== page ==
Pediatrics. 2013 Dec;132(6):e1554-61. doi: 10.1542/peds.2013-1389. Epub 2013 Nov 11.
Longitudinal validation of a tool for asthma self-monitoring.
Nkoy FL1, Stone BL, Fassl BA, Uchida DA, Koopmeiners K, Halbern S, Kim EH, Wilcox A, Ying J, Greene TH, Mosen DM, Schatz MN, Maloney CG.
To establish longitudinal validation of a new tool, the Asthma Symptom Tracker (AST). AST combines weekly use of the Asthma Control Test with a color-coded graph for visual trending.
Prospective cohort study of children age 2 to 18 years admitted for asthma. Parents or children (n = 210) completed baseline AST assessments during hospitalization, then over 6 months after discharge. Concurrent with the first 5 AST assessments, the Asthma Control Questionnaire (ACQ) was administered for comparison.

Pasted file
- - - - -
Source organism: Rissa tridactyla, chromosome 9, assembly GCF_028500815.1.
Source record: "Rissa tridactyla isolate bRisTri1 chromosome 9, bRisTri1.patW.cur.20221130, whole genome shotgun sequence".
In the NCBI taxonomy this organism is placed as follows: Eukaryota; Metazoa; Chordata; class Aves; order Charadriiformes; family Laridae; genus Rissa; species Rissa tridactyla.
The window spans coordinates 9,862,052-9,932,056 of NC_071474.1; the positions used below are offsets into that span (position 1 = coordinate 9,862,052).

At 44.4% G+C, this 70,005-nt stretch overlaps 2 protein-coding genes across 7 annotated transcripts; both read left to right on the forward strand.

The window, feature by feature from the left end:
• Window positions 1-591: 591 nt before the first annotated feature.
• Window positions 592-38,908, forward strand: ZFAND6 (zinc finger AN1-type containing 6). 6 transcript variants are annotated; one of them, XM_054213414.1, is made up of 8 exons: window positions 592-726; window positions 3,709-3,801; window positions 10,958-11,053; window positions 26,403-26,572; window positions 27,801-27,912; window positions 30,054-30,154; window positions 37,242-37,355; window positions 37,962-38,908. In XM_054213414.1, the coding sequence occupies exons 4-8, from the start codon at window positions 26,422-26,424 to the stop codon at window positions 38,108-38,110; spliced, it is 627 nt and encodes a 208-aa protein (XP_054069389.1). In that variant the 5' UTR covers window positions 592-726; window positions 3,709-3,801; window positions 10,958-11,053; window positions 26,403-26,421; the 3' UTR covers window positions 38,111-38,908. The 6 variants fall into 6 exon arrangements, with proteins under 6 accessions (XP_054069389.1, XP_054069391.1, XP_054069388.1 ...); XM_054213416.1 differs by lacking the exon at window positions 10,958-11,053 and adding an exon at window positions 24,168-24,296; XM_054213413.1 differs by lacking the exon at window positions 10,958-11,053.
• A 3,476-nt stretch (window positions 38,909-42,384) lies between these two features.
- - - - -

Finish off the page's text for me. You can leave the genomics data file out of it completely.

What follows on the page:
Test-retest reliability (intraclass correlation) was moderate, with a small longitudinal variation of AST measurements within subjects during follow-ups. Internal consistency was strong at baseline (Cronbach's α 0.70) and during follow-ups (Cronbach's α 0.82-0.90). Criterion validity demonstrated a significant correlation between AST and ACQ scores at baseline (r = -0.80, P < .01) and during follow-ups (r = -0.64, -0.72, -0.63, and -0.69). The AST was responsive to change over time; an increased ACQ score by 1 point was associated with a decreased AST score by 2.65 points (P < .01) at baseline and 3.11 points (P < .01) during follow-ups. Discriminant validity demonstrated a strong association between decreased AST scores and increased oral corticosteroid use (odds ratio 1.13, 95% confidence interval, 1.10-1.16, P < .01) and increased unscheduled acute asthma visits (odds ratio 1.23, 95% confidence interval, 1.18-1.28, P < .01).
The AST is reliable, valid, and responsive to change over time, and can facilitate ongoing monitoring of asthma control and proactive medical decision-making in children.
asthma control; pediatrics; self-management; self-monitoring
- [PubMed - indexed for MEDLINE]